Like a rolling snowball gathering mass on a downhill slope, Comcast's success in video and broadband is starting to appear as inevitable and unstoppable as gravity. As part of $80.4 billion in total revenue for 2016, Comcast added 161,000 video subscribers -- 48% of which have the advanced X1 video platform -- and 1.4 million Internet subs on cable revenue of $50 billion.
Compare that to Charter Communications Inc. , which lost roughly 175,000 residential video subscribers in the first three quarters of 2016 (including Time Warner Cable and Bright House Networks results from just before their acquisition); AT&T Inc. (NYSE: T) which ended 2016 down 133,000 video subscribers year-over-year, not including new money-losing DirecTV Now customers; and Verizon Communications Inc. (NYSE: VZ) which added 59,000 video subscribers in 2016, but is likely seeing lower average video revenue per user thanks to a growing number of customers taking less-expensive Custom TV packages. (See AT&T Swears by DirecTV Now and Verizon Uses Fios as Shiny Object in Q4.)
AT&T and Verizon also lost Internet subscribers between 2015 and 2016, while Charter has so far reported an impressive gain of 1.1 million Internet subs in the first three quarters of 2016.
All told, Comcast Corp. (Nasdaq: CMCSA, CMCSK) now has 22.5 million video customers (compared to #1 AT&T with 25.5 million video subs) and 24.7 million high-speed data customers, the most of any wireline Internet service provider in the country. (See Comcast Earnings Rise in Q4.)
The market showed its appreciation for Comcast's performance, inflating the company's stock price more than 2% after quarterly and full-year earnings were announced this morning. Comcast beat analyst estimates for Q4, closing out the quarter with an earnings per share number of 89 cents compared to expectations of 86 to 87 cents in EPS. Revenues were also higher than expected, with Comcast posting just over $21 billion in the fourth quarter including both its cable and NBCUniversal LLC operating segments compared to analyst forecasts of $20.7 billion. Full-year revenue reached $80.4 billion.
Comcast also announced a 15% increase on its dividend and a two-for-one stock split that will go into effect in February.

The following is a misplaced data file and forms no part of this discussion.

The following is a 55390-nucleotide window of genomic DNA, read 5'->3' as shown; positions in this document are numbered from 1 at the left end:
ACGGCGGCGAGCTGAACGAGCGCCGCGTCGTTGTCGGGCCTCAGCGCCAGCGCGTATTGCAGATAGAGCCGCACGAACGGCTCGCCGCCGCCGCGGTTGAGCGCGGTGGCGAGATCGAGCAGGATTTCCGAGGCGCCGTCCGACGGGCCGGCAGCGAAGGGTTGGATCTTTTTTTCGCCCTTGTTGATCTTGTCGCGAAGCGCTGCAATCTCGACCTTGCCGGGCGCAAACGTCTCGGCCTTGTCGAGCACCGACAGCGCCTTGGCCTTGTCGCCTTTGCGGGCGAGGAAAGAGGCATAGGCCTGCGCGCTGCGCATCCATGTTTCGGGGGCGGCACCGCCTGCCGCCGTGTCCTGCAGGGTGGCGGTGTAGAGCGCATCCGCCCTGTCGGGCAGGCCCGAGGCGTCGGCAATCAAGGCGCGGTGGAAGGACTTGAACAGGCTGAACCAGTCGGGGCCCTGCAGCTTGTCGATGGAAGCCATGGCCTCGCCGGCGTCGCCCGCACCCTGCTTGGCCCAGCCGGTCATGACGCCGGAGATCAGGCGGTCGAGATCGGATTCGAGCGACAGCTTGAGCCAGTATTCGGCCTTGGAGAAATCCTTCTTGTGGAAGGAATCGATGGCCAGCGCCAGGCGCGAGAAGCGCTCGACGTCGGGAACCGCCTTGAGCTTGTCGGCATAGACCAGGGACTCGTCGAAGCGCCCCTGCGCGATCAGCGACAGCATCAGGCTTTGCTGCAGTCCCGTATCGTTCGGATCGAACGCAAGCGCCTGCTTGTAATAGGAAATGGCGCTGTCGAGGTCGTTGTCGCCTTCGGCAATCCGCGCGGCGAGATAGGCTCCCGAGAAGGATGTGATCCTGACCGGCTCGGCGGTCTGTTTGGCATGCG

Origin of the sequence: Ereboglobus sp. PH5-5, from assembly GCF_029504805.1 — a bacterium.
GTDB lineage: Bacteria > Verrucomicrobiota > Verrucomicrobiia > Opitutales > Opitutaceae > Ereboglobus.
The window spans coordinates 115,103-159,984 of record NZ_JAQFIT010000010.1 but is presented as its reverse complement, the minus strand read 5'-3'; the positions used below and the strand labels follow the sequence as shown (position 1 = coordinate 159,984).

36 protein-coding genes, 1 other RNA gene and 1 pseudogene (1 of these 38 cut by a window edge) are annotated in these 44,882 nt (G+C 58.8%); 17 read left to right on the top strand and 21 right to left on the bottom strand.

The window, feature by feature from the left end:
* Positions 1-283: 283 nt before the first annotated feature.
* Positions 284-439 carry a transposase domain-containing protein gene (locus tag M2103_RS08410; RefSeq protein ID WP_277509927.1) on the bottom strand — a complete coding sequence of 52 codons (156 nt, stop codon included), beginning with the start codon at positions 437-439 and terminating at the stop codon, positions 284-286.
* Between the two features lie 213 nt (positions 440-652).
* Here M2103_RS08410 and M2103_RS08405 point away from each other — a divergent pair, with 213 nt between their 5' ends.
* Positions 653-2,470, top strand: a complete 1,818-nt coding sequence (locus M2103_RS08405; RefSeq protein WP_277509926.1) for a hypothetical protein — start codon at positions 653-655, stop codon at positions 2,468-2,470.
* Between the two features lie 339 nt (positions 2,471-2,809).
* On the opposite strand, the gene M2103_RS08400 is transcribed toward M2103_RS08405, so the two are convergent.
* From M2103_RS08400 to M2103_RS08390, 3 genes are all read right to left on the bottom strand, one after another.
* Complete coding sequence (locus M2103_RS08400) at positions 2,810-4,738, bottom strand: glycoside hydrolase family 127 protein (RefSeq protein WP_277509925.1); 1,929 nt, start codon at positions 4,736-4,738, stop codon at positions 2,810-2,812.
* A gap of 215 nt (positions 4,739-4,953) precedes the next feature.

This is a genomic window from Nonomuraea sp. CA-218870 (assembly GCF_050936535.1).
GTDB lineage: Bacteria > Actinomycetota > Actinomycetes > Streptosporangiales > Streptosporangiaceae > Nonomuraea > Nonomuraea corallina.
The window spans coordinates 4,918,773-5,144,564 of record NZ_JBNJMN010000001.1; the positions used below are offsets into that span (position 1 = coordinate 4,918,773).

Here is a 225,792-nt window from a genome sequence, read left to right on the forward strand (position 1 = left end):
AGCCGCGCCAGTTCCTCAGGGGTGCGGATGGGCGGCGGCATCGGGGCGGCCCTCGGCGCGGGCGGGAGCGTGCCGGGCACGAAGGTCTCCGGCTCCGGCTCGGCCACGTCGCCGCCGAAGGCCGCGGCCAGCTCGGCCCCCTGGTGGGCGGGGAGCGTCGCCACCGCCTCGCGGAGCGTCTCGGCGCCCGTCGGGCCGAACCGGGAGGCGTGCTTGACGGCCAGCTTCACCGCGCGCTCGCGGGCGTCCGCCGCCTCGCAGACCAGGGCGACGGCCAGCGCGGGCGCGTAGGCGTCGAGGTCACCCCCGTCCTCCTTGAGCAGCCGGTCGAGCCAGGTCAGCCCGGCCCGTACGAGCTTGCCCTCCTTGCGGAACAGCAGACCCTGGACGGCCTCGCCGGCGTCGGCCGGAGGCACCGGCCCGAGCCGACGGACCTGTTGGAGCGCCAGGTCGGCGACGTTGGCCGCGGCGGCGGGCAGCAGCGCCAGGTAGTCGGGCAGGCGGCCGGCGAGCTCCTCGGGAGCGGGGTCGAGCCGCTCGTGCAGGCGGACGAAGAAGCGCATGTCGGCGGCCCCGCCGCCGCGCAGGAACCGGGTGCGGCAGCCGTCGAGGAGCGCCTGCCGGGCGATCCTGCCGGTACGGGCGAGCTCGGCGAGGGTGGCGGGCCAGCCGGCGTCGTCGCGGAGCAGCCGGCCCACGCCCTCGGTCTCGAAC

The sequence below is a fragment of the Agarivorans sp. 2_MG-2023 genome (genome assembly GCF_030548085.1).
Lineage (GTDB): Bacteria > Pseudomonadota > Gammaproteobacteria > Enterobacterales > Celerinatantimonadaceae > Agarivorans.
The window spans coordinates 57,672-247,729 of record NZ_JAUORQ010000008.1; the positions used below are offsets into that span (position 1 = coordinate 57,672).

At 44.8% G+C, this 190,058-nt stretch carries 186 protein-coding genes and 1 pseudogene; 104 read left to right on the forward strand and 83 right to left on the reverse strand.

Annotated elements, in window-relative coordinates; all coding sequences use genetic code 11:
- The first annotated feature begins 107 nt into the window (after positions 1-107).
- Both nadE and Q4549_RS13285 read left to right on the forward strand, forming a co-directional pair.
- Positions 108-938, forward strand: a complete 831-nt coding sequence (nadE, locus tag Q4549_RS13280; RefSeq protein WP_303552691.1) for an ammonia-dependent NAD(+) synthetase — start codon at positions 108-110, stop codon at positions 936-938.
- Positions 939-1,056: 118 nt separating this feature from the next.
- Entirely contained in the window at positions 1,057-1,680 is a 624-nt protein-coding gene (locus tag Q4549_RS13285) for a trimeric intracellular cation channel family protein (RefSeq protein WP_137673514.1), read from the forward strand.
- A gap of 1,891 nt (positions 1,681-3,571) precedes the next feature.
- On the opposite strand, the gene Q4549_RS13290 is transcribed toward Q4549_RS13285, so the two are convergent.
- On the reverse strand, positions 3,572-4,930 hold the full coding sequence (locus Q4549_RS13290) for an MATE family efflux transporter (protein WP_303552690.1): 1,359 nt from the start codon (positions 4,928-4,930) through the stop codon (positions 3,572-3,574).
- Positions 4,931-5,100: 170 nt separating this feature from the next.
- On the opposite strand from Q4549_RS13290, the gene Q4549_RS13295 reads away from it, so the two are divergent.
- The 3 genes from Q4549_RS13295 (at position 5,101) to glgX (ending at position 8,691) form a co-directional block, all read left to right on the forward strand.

Revenue returns for Comcast are partly a result of the money the company is investing in its business. Capital expenditures were up in total by 7.5% in 2016 to $9.1 billion. Cable capex increased 7.9% to $7.6 billion, with $1.2 billion going to business services. Going forward Comcast expects capex to stay roughly the same in 2017, but with spending shifting away from customer premises equipment (CPE), which ate up nearly half of spending last year, and more toward network investments.
If there was anything surprising in today's earnings call, it was that Comcast was willing to provide a few more details on its upcoming wireless activities. The company said it will launch its much-anticipated wireless service around mid-year, and that it will buy handsets up front, with customers expected to pay back the cost of their mobile devices over time.
CEO Brian Roberts also answered analyst Craig Moffett's questions about whether the company's MVNO partnership with Verizon might be the final stage of Comcast's wireless ambitions, or whether the company might go further, implicitly asking if Comcast has the intention to buy a wireless carrier in the future. Roberts responded, "I believe that we'll find out, but we're hoping that [the MVNO deal is] an end-state strategy and that it's sustainable."
The answer from Roberts confirmed Moffett's own conclusion in an earlier research note where he declared, "The market's expectation that Comcast will buy their way into the wireless market stems from the widely-held view that the Verizon MVNO can't possibly be a satisfactory strategy. But the MVNO may be getting a bad rap ... At the very least, we think Comcast and Charter will wait to see what comes of their hybrid MVNO/MNO network before even considering buying wireless."
On Comcast's future in a 5G world, executives also provided a little more color today on how they expect the cable company to play a role. The CEO of Comcast's cable business, Neil Smit, said Comcast is testing the ability of its network to support 5G rollouts, noting that the new wireless technology will need cost-effective real estate, power and backhaul.
"We have, call it 150,000 miles of fiber across 650,000 miles of total plant," said Smith, "and we think that we're well-positioned to participate in the 5G rollout no matter how it happens as the result of having all those assets in place already."
Regarding its business services segment, Comcast ended the year with $5.5 billion in revenue, and is now approaching a run rate of $6 billion. Growth has continued to slow quarter over quarter, dropping from the upper teens in percentage terms at the beginning of 2016 to growth of 14.5% year-over-year in the fourth quarter. However, Comcast said it expects the segment to continue to grow by double-digit percentages for several years with large revenue opportunities ahead. In particular, Comcast sees a $13 to $15 billion revenue opportunity in the enterprise market.
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— Mari Silbey, Senior Editor, Cable/Video, Light Reading